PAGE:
It’s fair to say that last month’s Brexit decision sent shock waves through the UK food industry, particularly as the majority of industry leaders had expressed the view via media relations activity that it would be more beneficial for the UK to stay in the EU with the bosses of Diagio, Unilever, Ocado and Asda among others signing a letter to The Times calling for just that.
As the markets went into freefall immediately following the decision, social media and the tabloids were awash with mass panic from the man on the street. However, the businesses and industry experts who have decided to comment on Brexit, have been careful in their media relations not to cause mass panic among the industry and have been able to offer a little more insight into the pros and cons of this decision.
We look at some of the hot topics circulating Brexit in the food industry right now and if Brexit really will have a financial impact on the UK.
One of the main concerns to come out of the food sector is the future of EU workers who currently make up a marked percentage of UK employees, contributing to the foodservice industry across manual, semi-skilled and managerial positions. British Growers Association were recently featured in the Grocer discussing how more than 60,000 seasonal workers are recruited yearly from the EU to assist with harvests. Jack Ward, the chief executive called on the government to “dispel any uncertainty and address whether there is still an opportunity to work with the EU to fulfil these roles.”
While employment will be a key topic in upcoming negotiations, worker conditions are also at the forefront of employer’s minds with a shocking 57% increase in online reports of hate crime since the referendum. Commentators have discussed how important it is for employers to keep to legislation to provide equal rights for all and make sure the UK remains an attractive place to work. Cheryl Bennett, director of HR & training, advises employers to take pre-emptive action to “create a working environment free from discrimination.”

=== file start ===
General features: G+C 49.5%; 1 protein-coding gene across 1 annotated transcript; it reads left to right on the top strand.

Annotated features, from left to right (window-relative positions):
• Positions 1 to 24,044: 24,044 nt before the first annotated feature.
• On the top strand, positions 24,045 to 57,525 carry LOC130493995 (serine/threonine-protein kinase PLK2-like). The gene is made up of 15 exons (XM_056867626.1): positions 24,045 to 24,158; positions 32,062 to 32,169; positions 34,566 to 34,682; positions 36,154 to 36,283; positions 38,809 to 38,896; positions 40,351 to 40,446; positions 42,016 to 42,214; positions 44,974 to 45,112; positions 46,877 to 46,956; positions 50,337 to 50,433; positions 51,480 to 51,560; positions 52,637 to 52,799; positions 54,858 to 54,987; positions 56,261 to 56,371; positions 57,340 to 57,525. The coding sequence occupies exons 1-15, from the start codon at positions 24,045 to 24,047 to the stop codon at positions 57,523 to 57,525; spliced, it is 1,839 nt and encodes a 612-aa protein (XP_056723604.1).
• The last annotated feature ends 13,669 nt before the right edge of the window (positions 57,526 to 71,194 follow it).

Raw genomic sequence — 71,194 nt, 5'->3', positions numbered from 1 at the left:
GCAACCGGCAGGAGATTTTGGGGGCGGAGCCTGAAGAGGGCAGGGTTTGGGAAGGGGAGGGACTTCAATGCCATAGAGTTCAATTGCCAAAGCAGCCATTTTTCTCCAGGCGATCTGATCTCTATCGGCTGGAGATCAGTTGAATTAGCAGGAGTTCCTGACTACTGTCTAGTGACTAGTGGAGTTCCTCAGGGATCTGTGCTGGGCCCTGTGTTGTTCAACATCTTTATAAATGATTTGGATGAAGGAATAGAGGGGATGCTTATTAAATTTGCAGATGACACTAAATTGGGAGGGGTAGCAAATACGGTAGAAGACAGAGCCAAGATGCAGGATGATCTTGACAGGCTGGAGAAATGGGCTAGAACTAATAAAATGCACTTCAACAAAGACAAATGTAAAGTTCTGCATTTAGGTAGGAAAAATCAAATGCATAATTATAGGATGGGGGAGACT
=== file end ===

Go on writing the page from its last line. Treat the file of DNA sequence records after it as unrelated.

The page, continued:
In terms of trade, many companies have expressed concern about the damage Brexit will have on our relationship with the rest of Europe and what impact this could have. David Young, head of food and beverages at Eversheds worries that the EU may ‘feel they need to put a significant tariff on Britain to stop other people voting out’ which seems to be a concern echoing throughout the industry.
However, with all this doom and gloom, will anything good come out of Brexit for the food and drink industry? Well…
Regulation looks set to be a potential area of positivity to come from this decision, with the NFU describing it as a ‘golden opportunity’ to create a new agricultural policy that is specifically beneficial to British farmers. In the past, some of the previous EU legislations have often been costly and time consuming. However, if our trade with the EU is to continue to grow, new UK legislations still need to be somewhat in line with those of the EU.
Generally, the UK food industry, while worried about the uncertainty that Britain’s exit will cause UK businesses, has reacted calmly and rationally, with the main focus being to put the minds of their members and producers at ease as much as possible. While speculation is rife as to what will happen in the future, the food industry has rallied together to aim to make sense of this decision and put pressure on the government to provide some kind of clarity as to their future security.
While it is yet unclear how Brexit will affect the food industry in the coming months and years, what is clear is that we are heading into a large period of uncertainty for UK industries.
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